“This revolutionary technology will change the economics of how people are going to build photonic systems,” said Rami Rahim, CEO of Juniper Networks. “We have been strong supporters of integrated silicon photonics and we believe the new company will drive development of these systems by using an advanced open platform that will dramatically reduce costs and increase the performance and reliability of designs across multiple use cases. We are excited to continue to collaborate with the new company to enable a broad ecosystem to efficiently develop next-generation optical transceiver and co-packaged designs.”
A key challenge for silicon photonics has been the cost of adding discrete lasers, which includes the manufacturing as well as the assembly and alignment of those lasers onto the photonic chip. This becomes more important as the number of laser channels and the overall bandwidth increases. By processing the Indium Phosphide (InP) materials directly onto the silicon photonics wafer, the PH18DA platform reduces the cost and time of adding lasers, enabling volume scalability and improved power efficiency. In addition, monolithically integrated lasers on silicon wafers improves overall reliability and simplifies packaging. This “Laser-on-a-Chip” open silicon photonics platform will bring integrated photonics to a host of new applications and markets that were previously not thought possible. The first Multi-Project Wafer (MPW) is scheduled to be taped out in Q2 2022.
“We have had a long history of successful collaboration with Juniper Networks on integrated photonics. The new company formed by Synopsys and Juniper will strengthen and accelerate the adoption of the silicon photonics platform,” said Russell Ellwanger, CEO of Tower Semiconductor. “Providing an open silicon photonics platform consisting of integrated lasers that has been qualified on Tower’s process will enable customers to create innovative products with the potential to transform the industry.”
Intel has been working on Silicon Photonics for almost two decades.
- In 2004, Intel scientists created the first transistor-like device able to encode data onto a light beam.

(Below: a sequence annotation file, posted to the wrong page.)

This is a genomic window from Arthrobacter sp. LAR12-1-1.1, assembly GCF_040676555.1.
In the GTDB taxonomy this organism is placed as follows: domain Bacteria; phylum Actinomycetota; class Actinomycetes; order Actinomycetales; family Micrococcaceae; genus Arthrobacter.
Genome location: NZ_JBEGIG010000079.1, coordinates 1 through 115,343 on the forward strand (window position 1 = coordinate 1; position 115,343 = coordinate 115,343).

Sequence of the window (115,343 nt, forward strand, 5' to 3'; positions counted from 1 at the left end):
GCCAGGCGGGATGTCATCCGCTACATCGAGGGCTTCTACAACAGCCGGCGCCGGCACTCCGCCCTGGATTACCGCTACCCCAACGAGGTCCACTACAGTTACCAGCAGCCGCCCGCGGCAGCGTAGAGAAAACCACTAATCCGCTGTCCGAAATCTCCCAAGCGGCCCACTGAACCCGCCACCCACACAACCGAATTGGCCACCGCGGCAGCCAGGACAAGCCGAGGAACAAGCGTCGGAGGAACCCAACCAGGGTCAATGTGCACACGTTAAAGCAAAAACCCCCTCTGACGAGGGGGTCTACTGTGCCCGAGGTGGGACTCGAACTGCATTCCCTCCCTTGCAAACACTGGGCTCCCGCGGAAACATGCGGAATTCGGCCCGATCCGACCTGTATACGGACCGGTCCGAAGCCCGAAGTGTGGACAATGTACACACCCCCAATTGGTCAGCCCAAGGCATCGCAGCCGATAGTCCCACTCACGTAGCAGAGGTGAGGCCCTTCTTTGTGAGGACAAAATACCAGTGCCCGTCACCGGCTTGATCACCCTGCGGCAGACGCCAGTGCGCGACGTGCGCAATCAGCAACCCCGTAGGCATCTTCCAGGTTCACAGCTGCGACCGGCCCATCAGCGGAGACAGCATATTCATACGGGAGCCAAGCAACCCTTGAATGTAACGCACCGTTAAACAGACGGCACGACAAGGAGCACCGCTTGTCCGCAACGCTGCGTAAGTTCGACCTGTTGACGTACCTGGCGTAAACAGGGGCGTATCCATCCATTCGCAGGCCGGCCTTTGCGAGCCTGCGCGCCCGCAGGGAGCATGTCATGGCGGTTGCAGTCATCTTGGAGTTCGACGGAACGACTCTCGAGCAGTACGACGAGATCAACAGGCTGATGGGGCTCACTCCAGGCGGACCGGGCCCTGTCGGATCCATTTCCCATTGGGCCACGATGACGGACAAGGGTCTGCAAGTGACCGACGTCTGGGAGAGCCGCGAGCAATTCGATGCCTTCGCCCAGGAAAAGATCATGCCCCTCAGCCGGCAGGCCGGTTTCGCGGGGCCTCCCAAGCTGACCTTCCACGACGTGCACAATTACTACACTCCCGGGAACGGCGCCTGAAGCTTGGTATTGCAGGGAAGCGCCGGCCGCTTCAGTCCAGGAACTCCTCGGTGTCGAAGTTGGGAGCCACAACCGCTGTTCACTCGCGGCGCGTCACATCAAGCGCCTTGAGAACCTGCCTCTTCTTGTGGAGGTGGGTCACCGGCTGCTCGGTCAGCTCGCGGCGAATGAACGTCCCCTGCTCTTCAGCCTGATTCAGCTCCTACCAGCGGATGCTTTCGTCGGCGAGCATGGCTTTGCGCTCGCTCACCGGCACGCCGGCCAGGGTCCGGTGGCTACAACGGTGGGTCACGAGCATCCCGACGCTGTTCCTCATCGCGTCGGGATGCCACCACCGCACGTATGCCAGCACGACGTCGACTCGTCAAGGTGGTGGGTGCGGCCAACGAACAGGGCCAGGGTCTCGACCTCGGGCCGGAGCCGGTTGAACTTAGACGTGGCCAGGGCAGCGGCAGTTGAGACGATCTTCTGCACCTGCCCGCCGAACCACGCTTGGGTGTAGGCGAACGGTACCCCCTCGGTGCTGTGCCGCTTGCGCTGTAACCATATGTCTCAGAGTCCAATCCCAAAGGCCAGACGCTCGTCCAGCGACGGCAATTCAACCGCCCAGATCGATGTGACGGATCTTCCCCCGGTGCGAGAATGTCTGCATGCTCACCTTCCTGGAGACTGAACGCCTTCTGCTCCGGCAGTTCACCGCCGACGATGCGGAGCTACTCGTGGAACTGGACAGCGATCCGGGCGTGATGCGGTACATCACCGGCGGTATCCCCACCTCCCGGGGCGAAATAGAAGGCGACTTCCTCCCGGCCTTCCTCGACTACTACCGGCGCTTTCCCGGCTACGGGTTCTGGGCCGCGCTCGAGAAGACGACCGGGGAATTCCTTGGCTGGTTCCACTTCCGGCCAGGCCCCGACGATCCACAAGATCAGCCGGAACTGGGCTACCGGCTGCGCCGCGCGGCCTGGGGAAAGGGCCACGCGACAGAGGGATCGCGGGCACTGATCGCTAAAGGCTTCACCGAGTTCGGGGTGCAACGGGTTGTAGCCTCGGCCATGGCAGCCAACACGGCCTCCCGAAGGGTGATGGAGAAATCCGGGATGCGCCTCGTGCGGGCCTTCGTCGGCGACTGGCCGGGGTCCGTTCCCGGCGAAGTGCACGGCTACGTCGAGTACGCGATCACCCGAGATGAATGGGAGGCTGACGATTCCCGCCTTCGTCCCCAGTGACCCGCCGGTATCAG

- In 2011, the company announced a 50 Gb/s silicon photonics link created by multiplexing four hybrid silicon lasers.
- In December 2021, the company launched a Research Center for Integrated Photonics for Data Center Interconnects. The center’s mission is to accelerate optical input/output (I/O) technology innovation in performance scaling and integration with a specific focus on photonics technology and devices, CMOS circuits and link architecture, and package integration and fiber coupling.
“At Intel Labs, we’re strong believers that no one organization can successfully turn all the requisite innovations into research reality. By collaborating with some of the top scientific minds from across the United States, Intel is opening the doors for the advancement of integrated photonics for the next generation of compute interconnect. We look forward to working closely with these researchers to explore how we can overcome impending performance barriers.” –James Jaussi, senior principal engineer and director of the PHY Research Lab in Intel Labs
Intel has recently demonstrated progress in critical technology building blocks for integrated photonics. Light generation, amplification, detection, modulation, CMOS interface circuits and package integration are essential to achieve the required performance to replace electrical as the primary high-bandwidth off-package interface.
Additionally, optical I/O has the potential to dramatically outperform electrical in the key performance metrics of reach, bandwidth density, power consumption and latency. Further innovations are necessary on several fronts to extend optical performance while lowering power and cost.
The Intel Research Center for Integrated Photonics for Data Center Interconnects brings together universities and world-renowned researchers to accelerate optical I/O technology innovation in performance scaling and integration. The research vision is to explore a technology scaling path that satisfies energy efficiency and bandwidth performance requirements for the next decade and beyond.
Synopsys, Inc. is the Silicon to Software™ partner for innovative companies developing the electronic products and software applications we rely on every day. As an S&P 500 company, Synopsys has a long history of being a global leader in electronic design automation (EDA) and semiconductor IP and offers the industry’s broadest portfolio of application security testing tools and services. Whether you’re a system-on-chip (SoC) designer creating advanced semiconductors, or a software developer writing more secure, high-quality code, Synopsys has the solutions needed to deliver innovative products. Learn more at https://www.synopsys.com